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Nearly 71 percent of Harvard University students eligible to vote cast ballots in the 2020 election, jumping roughly 9 percentage points from the previous presidential election cycle, according to data released last week by the National Study of Learning, Voting, and Engagement.
NSLVE is a data program run by Tufts University’s Institute for Democracy and Higher Education that helps colleges and universities compile student registration and voting rates to better understand students’ voting habits.
According to its 2020 national report, Harvard University had a 70.6 percent overall eligible student voter turnout rate in the 2020 election and an eligible registration rate of 83.4 percent. Harvard’s overall student turnout rate — which was five percentage points above the national student average — represents a 9.3 percent increase from 2016 and a 19.1 percent increase from 2018.
Harvard students who worked to increase student turnout in the 2020 election celebrated the study’s findings.
Founded in 2018, Harvard Votes Challenge is a student-run and university-wide initiative that is co-run by the Institute of Politics and the Ash Center at the Harvard Kennedy School. HVC aims to expand voter registration, turnout, and civic engagement among University affiliates.
HVC Co-Chair Alexander K. Park '23 said HVC uses a student-oriented outreach model to promote voter turnout on campus. Park pointed to his own experience working with Asian American and Pacific Islander groups at Harvard.
“Encouragement from the president of, say, the Asian American Association, is much more powerful than some random person texting you to vote in the 2020 election,” Park said.
He added Covid-19 had the unintended positive consequence of empowering students to take initiative to navigate the voting process.
“If there’s one silver lining through kind of the pandemic was that a lot of students gained experience in voting in difficult conditions,” Park said.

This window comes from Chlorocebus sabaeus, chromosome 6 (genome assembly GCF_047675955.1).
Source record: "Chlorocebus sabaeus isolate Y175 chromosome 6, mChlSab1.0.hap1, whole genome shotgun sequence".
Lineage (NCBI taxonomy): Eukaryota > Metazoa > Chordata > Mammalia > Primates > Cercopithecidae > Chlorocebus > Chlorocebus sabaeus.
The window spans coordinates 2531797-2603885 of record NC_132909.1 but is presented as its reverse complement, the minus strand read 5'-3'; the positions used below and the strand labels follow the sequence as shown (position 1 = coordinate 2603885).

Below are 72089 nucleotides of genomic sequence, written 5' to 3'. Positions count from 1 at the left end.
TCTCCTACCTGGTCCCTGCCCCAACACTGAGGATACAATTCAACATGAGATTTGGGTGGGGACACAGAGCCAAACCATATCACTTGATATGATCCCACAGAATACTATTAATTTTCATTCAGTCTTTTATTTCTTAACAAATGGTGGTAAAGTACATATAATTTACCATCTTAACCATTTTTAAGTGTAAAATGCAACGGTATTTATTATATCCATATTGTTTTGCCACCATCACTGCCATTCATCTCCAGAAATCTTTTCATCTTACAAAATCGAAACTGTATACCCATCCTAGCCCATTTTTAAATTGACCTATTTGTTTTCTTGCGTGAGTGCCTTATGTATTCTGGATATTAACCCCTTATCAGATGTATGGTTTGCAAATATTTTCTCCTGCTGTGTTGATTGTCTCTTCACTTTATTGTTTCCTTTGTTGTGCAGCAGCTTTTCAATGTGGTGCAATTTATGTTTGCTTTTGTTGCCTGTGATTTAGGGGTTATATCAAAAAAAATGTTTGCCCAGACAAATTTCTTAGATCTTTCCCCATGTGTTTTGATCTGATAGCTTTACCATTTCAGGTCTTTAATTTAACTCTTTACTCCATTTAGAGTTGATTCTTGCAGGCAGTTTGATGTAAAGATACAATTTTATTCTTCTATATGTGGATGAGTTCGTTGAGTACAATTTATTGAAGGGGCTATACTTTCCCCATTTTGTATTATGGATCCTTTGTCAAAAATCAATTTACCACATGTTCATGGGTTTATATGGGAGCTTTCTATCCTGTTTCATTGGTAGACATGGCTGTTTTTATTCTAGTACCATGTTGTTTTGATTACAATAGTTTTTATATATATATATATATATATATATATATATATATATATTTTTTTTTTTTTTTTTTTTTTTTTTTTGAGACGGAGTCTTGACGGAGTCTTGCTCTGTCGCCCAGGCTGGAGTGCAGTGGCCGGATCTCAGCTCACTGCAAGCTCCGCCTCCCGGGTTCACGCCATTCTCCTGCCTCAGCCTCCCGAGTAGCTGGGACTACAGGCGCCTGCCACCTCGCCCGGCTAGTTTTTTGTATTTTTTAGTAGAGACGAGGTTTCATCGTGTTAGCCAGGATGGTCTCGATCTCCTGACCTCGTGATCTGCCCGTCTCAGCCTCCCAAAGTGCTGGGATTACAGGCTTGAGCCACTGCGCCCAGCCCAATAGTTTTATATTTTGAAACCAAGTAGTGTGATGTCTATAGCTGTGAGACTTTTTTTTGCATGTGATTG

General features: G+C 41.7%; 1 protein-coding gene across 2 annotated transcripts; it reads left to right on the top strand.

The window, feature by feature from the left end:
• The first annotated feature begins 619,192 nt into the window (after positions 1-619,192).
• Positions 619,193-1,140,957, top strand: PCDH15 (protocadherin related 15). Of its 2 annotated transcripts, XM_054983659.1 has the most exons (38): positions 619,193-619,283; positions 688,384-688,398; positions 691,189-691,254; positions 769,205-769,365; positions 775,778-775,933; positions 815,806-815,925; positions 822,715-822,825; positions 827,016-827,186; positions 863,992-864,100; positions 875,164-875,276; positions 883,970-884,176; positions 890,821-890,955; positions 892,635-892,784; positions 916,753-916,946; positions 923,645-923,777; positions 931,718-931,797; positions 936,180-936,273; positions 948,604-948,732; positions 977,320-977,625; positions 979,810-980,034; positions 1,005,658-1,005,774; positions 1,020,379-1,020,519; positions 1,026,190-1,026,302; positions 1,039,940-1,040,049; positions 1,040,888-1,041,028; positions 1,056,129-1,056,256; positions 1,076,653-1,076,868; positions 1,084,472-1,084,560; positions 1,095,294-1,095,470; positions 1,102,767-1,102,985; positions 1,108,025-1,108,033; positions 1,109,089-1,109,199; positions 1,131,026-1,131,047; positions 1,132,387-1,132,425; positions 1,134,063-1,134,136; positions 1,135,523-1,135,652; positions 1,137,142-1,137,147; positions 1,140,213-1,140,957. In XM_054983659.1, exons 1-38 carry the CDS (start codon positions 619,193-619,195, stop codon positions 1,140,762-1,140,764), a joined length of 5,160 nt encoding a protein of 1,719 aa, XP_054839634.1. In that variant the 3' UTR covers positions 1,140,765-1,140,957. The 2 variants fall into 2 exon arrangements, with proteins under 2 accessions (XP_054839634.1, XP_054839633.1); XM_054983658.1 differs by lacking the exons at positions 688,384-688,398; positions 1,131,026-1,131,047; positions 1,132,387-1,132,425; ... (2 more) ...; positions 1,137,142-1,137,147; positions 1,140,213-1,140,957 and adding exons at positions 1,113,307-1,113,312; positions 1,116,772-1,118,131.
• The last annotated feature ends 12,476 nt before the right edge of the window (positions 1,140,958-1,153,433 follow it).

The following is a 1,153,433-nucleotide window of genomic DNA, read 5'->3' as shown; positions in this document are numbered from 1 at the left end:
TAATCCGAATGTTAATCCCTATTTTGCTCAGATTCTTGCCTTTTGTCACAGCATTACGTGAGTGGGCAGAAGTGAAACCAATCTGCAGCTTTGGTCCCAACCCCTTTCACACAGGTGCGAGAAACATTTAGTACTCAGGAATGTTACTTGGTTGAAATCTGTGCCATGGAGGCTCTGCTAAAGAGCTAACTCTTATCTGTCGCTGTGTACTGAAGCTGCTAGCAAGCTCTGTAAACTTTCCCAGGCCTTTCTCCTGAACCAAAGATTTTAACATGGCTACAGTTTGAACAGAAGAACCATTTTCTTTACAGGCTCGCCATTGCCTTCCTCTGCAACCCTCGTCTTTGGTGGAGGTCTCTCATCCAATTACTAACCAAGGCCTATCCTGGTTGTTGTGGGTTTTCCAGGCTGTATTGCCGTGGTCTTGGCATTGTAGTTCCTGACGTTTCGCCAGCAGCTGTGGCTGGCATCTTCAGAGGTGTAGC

Kevin L. Ballen '22, a former co-chair of the HVC and current vice president of the Institute of Politics, said HVC specifically tried to promote civic engagement among affinity groups in 2020.
“We did a lot of work with cultural affinity groups across the 2020 election, building a variety of different coalitions and really sort of investing in leaders of these different organizations,” Ballen said.
Per the national student data report, in 2020 voter turnout increased 17 percent among Asian students, 15 percent among Black students, and 13 percent among Hispanic students, compared to 2016 data.
Ballen said he believes colleges can play a substantial role in boosting civic engagement. “We’re in coalitions with our Ivy League peers and with our Boston area peers, so it shows overall a national movement towards colleges really prioritizing civic engagement and voting.”
Ballen said the study confirms that students make up a powerful voter bloc in the electorate.
“Now it’s time to engage us and factor us in when you’re making decisions or when you’re going out in your campaigns because we’re going to show up at the polls and our generation is going to have increasing influence every single year,” he said.
HVC Co-Chair Lily Richman '24 said that despite high voter turnout among Harvard students in the last election cycle, she believes there is still room for growth.
“We want to reach the final twenty-nine percent and we want to make sure that every student who is eligible to vote turns out and votes,” Richman said.
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